Death Sentences

Page 9 of 9

In some cases, Paladin's marketing is even too strong for the mercenaries at Soldier oR>f Fortune. For instance, though Paladin advertises numerous wares in the magazine, Soldier of Fortune refuses to run ads for Hit Man. "Let's just say that Mr. Brown is not really comfortable with those types of ads," says Alex McColl, the magazine's director of special projects.

Brown's aversion to ads touting the services of professional killers may well trace back to his own classifieds section. Unlike the ad cited in the case Sanford helped the magazine win, there was nothing ambiguous about a classified notice purchased in 1985 by Richard "Doc" Savage. The former Army courier, cop and security guard offered himself as a "gun for hire" and was soon swamped with offers. "Nearly everybody wanted somebody killed," Savage was later quoted as saying. "They wanted me to kill their wives, mothers, fathers and girlfriends."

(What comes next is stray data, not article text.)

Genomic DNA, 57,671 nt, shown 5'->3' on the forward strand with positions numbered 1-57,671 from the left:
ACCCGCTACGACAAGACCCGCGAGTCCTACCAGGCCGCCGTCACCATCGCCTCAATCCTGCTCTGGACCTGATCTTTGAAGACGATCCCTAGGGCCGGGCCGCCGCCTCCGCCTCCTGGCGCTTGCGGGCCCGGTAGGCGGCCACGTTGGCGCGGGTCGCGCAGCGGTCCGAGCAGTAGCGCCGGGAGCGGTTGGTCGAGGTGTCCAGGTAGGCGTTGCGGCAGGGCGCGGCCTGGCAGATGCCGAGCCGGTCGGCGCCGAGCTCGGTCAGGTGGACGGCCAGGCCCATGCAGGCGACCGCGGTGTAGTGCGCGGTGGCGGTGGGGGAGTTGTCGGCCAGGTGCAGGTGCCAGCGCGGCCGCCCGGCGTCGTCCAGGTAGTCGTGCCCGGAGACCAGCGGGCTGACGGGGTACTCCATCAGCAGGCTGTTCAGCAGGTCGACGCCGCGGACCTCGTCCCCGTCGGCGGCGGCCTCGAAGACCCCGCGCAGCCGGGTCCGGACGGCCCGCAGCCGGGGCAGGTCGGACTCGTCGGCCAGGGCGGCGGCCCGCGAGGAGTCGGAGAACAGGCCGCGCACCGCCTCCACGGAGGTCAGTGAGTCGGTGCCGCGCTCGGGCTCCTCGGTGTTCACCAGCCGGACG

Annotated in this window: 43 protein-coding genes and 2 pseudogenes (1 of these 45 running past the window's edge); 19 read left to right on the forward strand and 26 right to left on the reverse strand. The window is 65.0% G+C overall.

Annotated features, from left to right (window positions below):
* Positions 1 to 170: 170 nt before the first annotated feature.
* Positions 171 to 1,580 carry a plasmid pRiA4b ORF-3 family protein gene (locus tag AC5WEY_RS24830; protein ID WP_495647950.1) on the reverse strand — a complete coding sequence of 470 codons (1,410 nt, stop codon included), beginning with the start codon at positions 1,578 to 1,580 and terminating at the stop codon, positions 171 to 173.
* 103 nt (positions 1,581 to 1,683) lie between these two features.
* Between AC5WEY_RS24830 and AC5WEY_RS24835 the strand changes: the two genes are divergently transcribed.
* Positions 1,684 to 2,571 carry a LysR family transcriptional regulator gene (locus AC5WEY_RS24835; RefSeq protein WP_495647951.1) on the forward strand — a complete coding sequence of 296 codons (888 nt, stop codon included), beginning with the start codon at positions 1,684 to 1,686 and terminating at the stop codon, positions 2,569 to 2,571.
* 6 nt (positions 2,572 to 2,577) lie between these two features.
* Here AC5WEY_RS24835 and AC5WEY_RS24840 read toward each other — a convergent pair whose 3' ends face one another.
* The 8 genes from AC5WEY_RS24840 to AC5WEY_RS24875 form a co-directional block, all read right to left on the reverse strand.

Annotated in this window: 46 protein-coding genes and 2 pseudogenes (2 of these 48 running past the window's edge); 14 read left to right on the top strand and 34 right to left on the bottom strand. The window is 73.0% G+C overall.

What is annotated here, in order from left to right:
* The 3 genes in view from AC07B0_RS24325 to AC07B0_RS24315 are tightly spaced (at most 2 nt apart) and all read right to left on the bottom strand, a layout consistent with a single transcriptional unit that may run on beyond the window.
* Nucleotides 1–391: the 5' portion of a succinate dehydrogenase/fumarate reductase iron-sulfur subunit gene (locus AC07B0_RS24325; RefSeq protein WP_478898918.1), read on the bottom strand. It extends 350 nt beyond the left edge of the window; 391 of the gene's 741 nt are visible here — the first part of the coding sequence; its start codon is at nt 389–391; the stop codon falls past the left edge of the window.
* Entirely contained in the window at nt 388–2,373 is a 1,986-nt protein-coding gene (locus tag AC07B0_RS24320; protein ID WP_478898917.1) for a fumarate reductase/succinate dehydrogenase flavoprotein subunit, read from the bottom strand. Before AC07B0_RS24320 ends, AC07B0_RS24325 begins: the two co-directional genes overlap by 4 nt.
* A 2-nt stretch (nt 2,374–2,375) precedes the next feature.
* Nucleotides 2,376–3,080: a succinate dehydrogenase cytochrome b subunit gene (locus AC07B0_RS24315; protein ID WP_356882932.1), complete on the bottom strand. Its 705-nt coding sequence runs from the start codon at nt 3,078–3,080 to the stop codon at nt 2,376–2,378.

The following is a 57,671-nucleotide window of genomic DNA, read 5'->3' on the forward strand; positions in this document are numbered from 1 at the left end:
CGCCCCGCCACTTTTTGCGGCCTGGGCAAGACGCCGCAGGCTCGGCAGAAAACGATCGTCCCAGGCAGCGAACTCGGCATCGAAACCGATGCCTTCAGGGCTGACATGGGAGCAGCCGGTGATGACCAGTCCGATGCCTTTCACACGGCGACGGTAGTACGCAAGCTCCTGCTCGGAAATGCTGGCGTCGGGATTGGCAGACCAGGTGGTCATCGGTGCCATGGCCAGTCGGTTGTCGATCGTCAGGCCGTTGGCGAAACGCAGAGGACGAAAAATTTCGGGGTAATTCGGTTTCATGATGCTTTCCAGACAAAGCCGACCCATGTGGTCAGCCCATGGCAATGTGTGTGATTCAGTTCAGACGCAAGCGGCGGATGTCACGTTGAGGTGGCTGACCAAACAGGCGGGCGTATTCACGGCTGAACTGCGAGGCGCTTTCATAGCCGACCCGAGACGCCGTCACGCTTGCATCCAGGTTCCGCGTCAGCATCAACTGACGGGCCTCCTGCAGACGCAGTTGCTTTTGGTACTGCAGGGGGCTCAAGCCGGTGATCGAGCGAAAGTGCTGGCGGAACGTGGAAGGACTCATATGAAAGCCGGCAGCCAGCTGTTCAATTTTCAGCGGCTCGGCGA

Savage established a gang to cope with the workload. Among other things, he and his cohorts firebombed a car, blew up a poultry company, killed a Florida woman and, on August 26, 1985, murdered Atlanta businessman Richard Braun.

Braun's sons, Michael and Ian, filed suit against Soldier of Fortune in March 1988, claiming that the ad was "a clear solicitation for criminal activity." The court eventually awarded them $4.37 million in damages, though the Brauns probably received a great deal less than that in the end. (Brown settled with the Brauns for a confidential sum, one that allowed the magazine to keep operating.)

Siegel's team studied the Braun case closely when deciding whether or not to take on Paladin. What the attorneys decided, says Siegel, was that the case against Paladin is "infinitely stronger."

Kelley has yet to file an answer to Siegel's December complaint, and attorneys for both sides have no idea when they might meet in court. But that might not be bad news for Paladin. Lund told the New York Times last month that publicity over the book and the suit have actually increased his mail-order sales.

Indeed, sales of Hit Man have been brisk at BoulderR>'s Paladin Arms gun shop (which is not connected to the publishing company). "I don't ever remember selling one until the lawsuit," says clerk Ron Cole. "But we had to reorder last week. We sold out the first batch.

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Karen Bowers